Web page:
The World Day of Social Justice is a day set aside by the United Nations to promote social justice and address issues of poverty, exclusion, and inequality around the world. As we mark this day, it is essential to recognize that social justice is a fundamental human right that should be enjoyed by all people, regardless of their gender, ethnicity, religion, or socio-economic status. In Africa, social injustice has led to poverty, inequality, and exclusion for many, particularly women and marginalized communities. To address these challenges, it is critical for African leaders to dedicate resources to gender equality, health equity, and socio-economic justice.

To promote gender equality, African leaders must dedicate resources to address the root causes of gender inequality. This includes ensuring that women and girls have access to quality education, healthcare and economic opportunities.

Gender Equality

Gender equality is a critical aspect of social justice. In many African countries, women continue to face discrimination and exclusion in various aspects of their lives. They have limited access to education, healthcare, and economic opportunities, which limits their potential to contribute to the development of their communities and countries. Gender-based violence is also a pervasive issue, with women and girls being subjected to physical, sexual, and emotional abuse. To promote gender equality, African leaders must dedicate resources to address the root causes of gender inequality. This includes ensuring that women and girls have access to quality education, healthcare, and economic opportunities. It also involves promoting women’s leadership and political participation and addressing gender-based violence by implementing laws and policies that protect women and girls.

Health Equity

Health equity is critical to social justice, particularly in the African context. Many African countries have poor health systems, which limit people’s access to essential healthcare services. This has led to high rates of maternal and child mortality, as well as the prevalence of infectious diseases such as HIV/AIDS, malaria, and tuberculosis. To promote health equity, African leaders must dedicate resources to strengthen health systems and improve access to essential healthcare services. This includes investing in healthcare infrastructure, training healthcare workers, and increasing the availability of essential medicines and vaccines. It also involves addressing the social determinants of health, such as poverty, lack of education, and limited access to clean water and sanitation.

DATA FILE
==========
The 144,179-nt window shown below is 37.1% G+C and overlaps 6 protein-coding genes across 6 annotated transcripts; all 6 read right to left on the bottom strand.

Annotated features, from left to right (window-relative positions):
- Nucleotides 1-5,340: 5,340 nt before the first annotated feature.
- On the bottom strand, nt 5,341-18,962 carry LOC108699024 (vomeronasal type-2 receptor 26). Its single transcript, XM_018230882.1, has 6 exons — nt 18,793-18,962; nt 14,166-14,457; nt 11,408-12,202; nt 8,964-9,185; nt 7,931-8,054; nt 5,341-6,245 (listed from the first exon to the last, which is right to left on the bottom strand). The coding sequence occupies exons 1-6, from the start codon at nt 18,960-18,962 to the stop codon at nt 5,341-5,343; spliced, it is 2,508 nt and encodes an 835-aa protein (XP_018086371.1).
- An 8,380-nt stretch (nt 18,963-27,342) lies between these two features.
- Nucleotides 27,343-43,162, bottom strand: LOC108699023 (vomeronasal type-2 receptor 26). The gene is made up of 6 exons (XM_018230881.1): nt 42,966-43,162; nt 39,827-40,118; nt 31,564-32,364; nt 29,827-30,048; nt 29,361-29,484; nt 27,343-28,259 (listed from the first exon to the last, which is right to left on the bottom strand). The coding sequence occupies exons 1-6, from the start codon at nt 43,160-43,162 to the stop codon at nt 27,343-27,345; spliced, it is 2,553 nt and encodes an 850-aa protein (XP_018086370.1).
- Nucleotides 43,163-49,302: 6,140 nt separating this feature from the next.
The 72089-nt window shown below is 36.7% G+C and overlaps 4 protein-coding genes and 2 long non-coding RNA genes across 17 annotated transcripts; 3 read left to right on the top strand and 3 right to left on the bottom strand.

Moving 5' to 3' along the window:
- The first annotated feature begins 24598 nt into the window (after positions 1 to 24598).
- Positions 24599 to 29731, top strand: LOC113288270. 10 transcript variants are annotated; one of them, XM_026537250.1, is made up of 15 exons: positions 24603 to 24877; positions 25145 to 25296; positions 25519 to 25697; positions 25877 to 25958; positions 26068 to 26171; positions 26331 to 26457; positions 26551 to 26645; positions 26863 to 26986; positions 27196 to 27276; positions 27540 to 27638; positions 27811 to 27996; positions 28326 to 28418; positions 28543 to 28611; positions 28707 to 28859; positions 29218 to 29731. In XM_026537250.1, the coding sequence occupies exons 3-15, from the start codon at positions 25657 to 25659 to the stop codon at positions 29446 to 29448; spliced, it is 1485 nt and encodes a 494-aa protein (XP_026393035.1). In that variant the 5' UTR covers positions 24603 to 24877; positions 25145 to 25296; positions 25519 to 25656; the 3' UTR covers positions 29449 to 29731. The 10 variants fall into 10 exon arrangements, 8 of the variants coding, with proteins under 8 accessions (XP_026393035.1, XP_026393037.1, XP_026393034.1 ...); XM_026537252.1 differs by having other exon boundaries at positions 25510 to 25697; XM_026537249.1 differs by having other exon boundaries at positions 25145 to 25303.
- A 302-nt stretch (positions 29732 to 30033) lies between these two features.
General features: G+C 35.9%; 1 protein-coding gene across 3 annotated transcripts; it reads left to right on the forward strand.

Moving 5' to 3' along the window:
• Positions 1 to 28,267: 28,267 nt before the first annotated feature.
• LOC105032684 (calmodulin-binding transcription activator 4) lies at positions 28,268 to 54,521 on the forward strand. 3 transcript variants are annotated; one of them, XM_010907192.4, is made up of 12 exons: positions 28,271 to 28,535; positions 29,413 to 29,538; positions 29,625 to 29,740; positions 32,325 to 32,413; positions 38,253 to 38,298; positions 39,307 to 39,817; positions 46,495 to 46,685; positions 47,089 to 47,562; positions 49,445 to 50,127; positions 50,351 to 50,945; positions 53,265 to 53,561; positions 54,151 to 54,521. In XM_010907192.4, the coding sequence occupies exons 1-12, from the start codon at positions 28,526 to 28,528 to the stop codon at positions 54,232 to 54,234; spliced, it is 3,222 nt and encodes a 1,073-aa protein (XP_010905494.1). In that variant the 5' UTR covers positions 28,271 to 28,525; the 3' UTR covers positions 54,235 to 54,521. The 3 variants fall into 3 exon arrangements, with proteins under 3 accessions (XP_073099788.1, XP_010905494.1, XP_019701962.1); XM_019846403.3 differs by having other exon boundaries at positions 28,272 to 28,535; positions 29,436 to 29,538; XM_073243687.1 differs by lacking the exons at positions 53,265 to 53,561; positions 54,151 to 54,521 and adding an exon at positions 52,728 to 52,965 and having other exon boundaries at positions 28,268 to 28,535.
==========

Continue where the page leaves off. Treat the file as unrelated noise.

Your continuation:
Socio-Economic Justice

Socio-economic justice is critical for promoting social justice in Africa. Many African countries have high levels of poverty and inequality, which limit people’s access to essential services and opportunities. This has led to exclusion and marginalization, particularly for vulnerable communities such as women, children, and people with disabilities. To promote socio-economic justice, African leaders must dedicate resources to address the root causes of poverty and inequality. This includes investing in education and training, creating job opportunities, and promoting inclusive economic growth. It also involves addressing issues such as land rights, access to credit, and social protection, which can help to reduce poverty and inequality.

Call to Action

As we mark the World Day of Social Justice, we call upon African leaders to prioritize gender equality, health equity, and socio-economic justice in their development agendas. This requires dedicating resources to address the root causes of social injustice, such as discrimination, exclusion, and poverty.

We also call upon African leaders to ensure that their policies and programs are gender-responsive, and that they address the unique needs and challenges faced by women and marginalized communities. This includes promoting women’s leadership and political participation, addressing gender-based violence, and improving access to essential healthcare services.

Finally, we call upon African leaders to engage civil society organizations, women’s groups, and other stakeholders in their efforts to promote social justice. These organizations play a critical role in advocating for the rights of the marginalized and vulnerable, and their expertise and perspectives must be considered in policy and program development.

Conclusion

The World Day of Social Justice provides an opportunity for us to reflect on the importance of social justice in Africa and the role that African leaders must play in promoting it. By dedicating resources to gender equality, health equity, and socio-economic justice,